Coalition Cancels Knesset Votes After 'Childish' Gantz Threatens Boycott

Gantz said his party won't participate in votes because important issues aren't being addressed, but coalition sources say move doesn't threaten political stability

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Benny Gantz speaks at the Knesset, last month.
Benny Gantz speaks at the Knesset, last month.Credit: Ohad Zwigenberg

The government withdrew all bills that had been slated for a Knesset vote on Monday, after Defense Minister Benny Gantz threatened to abstain along with his Kahol Lavan party, in the latest signs of tensions in Israel's fragile ruling coalition.

"This is childish behavior by Gantz, who thinks everyone is stupid," a source in the coalition said. "This isn't about national security, but rather his friends' pensions."

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The source said that Gantz is "trying to undermine the coalition’s stability like a little child. Maybe he’s daydreaming about a government with Bibi again.”

Following a meeting with Gantz, Prime Minister Naftali Bennett acknowledged to reporters: "There's a problem – we'll solve it, as well."

A coalition source said Gantz's move is not a threat to its stability, and Kahol Lavan's partners don't see the party seeking an early election, quitting government or attempting to establish a different coalition.

Explaining his decision, Gantz alleged that other parties were holding up initiatives that are important to his party, mainly concerning efforts to increase the number of ultra-Orthodox men in the military.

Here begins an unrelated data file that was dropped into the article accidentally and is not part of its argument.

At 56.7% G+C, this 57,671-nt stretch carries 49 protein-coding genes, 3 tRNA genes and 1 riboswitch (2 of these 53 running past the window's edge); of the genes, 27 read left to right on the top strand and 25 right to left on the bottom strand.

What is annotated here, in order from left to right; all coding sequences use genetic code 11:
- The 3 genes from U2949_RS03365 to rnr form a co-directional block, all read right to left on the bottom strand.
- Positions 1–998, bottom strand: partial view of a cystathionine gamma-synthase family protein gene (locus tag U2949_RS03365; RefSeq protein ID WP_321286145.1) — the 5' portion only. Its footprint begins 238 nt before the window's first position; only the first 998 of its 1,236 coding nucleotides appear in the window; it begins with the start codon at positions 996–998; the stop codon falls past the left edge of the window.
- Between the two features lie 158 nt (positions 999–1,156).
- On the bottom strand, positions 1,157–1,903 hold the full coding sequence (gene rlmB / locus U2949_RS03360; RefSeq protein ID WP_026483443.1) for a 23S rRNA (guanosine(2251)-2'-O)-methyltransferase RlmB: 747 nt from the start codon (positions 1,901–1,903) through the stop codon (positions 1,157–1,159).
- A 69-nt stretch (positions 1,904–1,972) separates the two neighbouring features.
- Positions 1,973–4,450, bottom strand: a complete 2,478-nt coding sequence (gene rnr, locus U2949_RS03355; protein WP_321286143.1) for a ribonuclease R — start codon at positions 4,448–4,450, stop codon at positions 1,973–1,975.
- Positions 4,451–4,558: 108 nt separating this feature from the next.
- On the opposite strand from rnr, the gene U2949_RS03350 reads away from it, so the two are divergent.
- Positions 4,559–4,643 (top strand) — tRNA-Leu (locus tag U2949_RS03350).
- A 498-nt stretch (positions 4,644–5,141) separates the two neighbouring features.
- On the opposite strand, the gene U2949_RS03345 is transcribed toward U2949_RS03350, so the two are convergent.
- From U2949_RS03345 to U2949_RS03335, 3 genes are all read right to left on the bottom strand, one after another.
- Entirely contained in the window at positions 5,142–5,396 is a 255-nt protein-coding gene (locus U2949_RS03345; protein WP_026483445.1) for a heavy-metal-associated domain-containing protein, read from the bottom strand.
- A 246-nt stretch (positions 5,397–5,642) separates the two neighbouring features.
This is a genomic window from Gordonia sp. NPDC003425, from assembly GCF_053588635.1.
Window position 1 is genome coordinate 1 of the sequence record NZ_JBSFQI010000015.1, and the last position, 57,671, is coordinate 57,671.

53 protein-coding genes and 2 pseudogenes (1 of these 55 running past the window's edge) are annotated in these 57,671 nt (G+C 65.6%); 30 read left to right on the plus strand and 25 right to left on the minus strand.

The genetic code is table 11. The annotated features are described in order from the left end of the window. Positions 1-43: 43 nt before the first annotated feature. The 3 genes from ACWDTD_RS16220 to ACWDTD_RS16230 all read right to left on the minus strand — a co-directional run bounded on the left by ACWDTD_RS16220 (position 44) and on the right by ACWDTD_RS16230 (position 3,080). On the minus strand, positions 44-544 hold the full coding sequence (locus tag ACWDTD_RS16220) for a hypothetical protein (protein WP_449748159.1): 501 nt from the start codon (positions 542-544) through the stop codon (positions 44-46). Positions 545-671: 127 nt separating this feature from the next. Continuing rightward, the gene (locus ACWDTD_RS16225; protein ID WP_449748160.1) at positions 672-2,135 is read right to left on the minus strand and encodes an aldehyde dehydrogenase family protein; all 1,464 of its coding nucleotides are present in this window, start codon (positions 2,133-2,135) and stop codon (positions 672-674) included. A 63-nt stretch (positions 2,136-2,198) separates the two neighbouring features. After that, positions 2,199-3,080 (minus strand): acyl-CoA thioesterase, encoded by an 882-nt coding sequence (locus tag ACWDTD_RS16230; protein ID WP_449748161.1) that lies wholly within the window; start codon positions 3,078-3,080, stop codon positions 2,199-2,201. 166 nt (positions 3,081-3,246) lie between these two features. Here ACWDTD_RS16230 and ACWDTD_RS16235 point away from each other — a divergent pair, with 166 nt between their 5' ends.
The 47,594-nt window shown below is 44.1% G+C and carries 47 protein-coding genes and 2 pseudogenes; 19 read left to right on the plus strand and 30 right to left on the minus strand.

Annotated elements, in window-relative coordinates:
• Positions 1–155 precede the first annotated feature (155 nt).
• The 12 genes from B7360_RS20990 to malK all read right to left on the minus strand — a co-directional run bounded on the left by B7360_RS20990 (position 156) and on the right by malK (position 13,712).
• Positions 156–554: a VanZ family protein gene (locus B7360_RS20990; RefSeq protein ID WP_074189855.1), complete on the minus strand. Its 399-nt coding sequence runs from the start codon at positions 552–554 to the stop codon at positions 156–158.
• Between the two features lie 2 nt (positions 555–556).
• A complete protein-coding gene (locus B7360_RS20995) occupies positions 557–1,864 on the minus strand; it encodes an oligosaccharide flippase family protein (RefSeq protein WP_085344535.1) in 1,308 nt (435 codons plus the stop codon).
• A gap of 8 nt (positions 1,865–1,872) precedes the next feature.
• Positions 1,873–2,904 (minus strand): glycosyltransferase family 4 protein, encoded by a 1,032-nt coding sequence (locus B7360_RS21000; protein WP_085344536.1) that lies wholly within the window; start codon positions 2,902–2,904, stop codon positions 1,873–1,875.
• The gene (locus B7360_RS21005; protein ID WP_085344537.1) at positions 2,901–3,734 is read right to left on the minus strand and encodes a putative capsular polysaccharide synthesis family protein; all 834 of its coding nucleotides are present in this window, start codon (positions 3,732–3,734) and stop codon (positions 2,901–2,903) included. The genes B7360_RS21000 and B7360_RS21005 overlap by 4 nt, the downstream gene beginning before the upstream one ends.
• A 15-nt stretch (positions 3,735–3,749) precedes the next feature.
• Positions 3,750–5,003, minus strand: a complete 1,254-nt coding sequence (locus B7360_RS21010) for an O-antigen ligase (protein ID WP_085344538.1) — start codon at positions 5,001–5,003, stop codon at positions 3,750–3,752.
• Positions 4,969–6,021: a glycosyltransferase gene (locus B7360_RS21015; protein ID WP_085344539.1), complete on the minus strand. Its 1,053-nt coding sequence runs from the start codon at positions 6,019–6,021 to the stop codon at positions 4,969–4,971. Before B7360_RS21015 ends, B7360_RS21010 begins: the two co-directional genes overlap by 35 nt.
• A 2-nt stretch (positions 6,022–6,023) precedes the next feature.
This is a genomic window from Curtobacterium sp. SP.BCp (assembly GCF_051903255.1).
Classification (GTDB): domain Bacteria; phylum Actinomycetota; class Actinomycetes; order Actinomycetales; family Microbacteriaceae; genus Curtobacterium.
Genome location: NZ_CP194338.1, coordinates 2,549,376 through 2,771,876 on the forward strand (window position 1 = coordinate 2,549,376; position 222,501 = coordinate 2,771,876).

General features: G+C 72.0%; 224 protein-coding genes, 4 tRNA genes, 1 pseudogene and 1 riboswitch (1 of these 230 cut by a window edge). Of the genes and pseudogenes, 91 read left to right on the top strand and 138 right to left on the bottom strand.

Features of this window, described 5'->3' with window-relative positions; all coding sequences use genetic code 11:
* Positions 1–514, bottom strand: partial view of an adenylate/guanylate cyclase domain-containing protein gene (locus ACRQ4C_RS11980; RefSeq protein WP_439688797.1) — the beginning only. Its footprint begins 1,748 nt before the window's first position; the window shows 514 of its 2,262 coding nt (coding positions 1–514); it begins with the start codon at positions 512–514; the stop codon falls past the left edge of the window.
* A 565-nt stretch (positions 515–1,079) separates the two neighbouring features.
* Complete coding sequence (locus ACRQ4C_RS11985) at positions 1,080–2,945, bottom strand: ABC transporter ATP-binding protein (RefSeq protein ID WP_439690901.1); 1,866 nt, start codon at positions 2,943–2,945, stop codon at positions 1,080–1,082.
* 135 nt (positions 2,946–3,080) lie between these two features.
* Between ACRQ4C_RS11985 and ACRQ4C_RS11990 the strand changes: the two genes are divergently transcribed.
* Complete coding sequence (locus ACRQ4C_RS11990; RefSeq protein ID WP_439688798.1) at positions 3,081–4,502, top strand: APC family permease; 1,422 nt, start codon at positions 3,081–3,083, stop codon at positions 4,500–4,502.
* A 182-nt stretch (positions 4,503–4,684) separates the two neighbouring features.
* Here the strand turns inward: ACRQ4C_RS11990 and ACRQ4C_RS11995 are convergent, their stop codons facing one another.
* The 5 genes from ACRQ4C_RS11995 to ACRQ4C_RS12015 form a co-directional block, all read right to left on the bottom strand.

The coalition has only a slim majority and is made up of ideologically diverse parties, so refusal by any single party to vote along coalition lines would make it impossible to pass any legislation without opposition votes.

On Sunday, another coalition partner, the United Arab List, ended its week-long boycott and said it will resume voting along coalition lines.

Recently, Gantz instructed his party to criticize the economic plan to reduce the cost of living proposed by Bennett, Finance Minister Avigdor Lieberman, and Economy Minister Orna Barbivai.

Some of the articles in the plan presented by Bennett, Lieberman, and Barbivai do not require Knesset approval. However, the heart of the program, dealing with income tax credit points, requires legislation, and was supposed to come to a vote on the Knesset floor on Monday.

In addition, other government bills were supposed to come to a vote on Monday, including a bill raising the minimum wage, and a bill limiting a prime minister's term to eight years.

Gantz’s coalition partners sharply criticized his choice last week to come out against the government on a matter that, they believe, may threaten its survival. “Gantz only deals with things that matter to him,” a senior government figure told Haaretz. “He gives everybody hell for the Pensions Law that’s only important to him, disappears from Knesset votes without offsetting and makes the coalition lose a lot of votes.”

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